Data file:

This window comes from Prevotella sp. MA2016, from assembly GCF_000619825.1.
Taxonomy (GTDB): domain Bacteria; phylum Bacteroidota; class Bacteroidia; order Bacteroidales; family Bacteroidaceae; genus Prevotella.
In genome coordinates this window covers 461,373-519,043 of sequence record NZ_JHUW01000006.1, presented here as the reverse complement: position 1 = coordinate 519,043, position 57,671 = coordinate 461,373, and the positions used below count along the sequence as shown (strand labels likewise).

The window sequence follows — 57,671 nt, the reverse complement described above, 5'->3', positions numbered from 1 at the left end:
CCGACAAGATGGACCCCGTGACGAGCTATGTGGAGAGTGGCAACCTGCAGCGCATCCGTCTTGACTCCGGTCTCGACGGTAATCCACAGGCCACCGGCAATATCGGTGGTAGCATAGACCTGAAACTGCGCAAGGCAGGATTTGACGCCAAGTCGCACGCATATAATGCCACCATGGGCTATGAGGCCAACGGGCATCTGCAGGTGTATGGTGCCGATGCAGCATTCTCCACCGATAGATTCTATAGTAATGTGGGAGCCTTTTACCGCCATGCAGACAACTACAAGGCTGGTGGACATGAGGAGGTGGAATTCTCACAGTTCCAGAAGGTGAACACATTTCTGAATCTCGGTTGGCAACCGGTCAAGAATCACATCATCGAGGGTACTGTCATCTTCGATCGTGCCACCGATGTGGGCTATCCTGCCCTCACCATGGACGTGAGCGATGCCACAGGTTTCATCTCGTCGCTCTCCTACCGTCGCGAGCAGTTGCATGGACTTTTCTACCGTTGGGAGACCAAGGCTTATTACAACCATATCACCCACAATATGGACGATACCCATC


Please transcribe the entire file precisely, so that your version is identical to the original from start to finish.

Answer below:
This window comes from Prevotella sp. MA2016, from assembly GCF_000619825.1.
Taxonomy (GTDB): domain Bacteria; phylum Bacteroidota; class Bacteroidia; order Bacteroidales; family Bacteroidaceae; genus Prevotella.
In genome coordinates this window covers 461,373-519,043 of sequence record NZ_JHUW01000006.1, presented here as the reverse complement: position 1 = coordinate 519,043, position 57,671 = coordinate 461,373, and the positions used below count along the sequence as shown (strand labels likewise).

The window sequence follows — 57,671 nt, the reverse complement described above, 5'->3', positions numbered from 1 at the left end:
CCGACAAGATGGACCCCGTGACGAGCTATGTGGAGAGTGGCAACCTGCAGCGCATCCGTCTTGACTCCGGTCTCGACGGTAATCCACAGGCCACCGGCAATATCGGTGGTAGCATAGACCTGAAACTGCGCAAGGCAGGATTTGACGCCAAGTCGCACGCATATAATGCCACCATGGGCTATGAGGCCAACGGGCATCTGCAGGTGTATGGTGCCGATGCAGCATTCTCCACCGATAGATTCTATAGTAATGTGGGAGCCTTTTACCGCCATGCAGACAACTACAAGGCTGGTGGACATGAGGAGGTGGAATTCTCACAGTTCCAGAAGGTGAACACATTTCTGAATCTCGGTTGGCAACCGGTCAAGAATCACATCATCGAGGGTACTGTCATCTTCGATCGTGCCACCGATGTGGGCTATCCTGCCCTCACCATGGACGTGAGCGATGCCACAGGTTTCATCTCGTCGCTCTCCTACCGTCGCGAGCAGTTGCATGGACTTTTCTACCGTTGGGAGACCAAGGCTTATTACAACCATATCACCCACAATATGGACGATACCCATC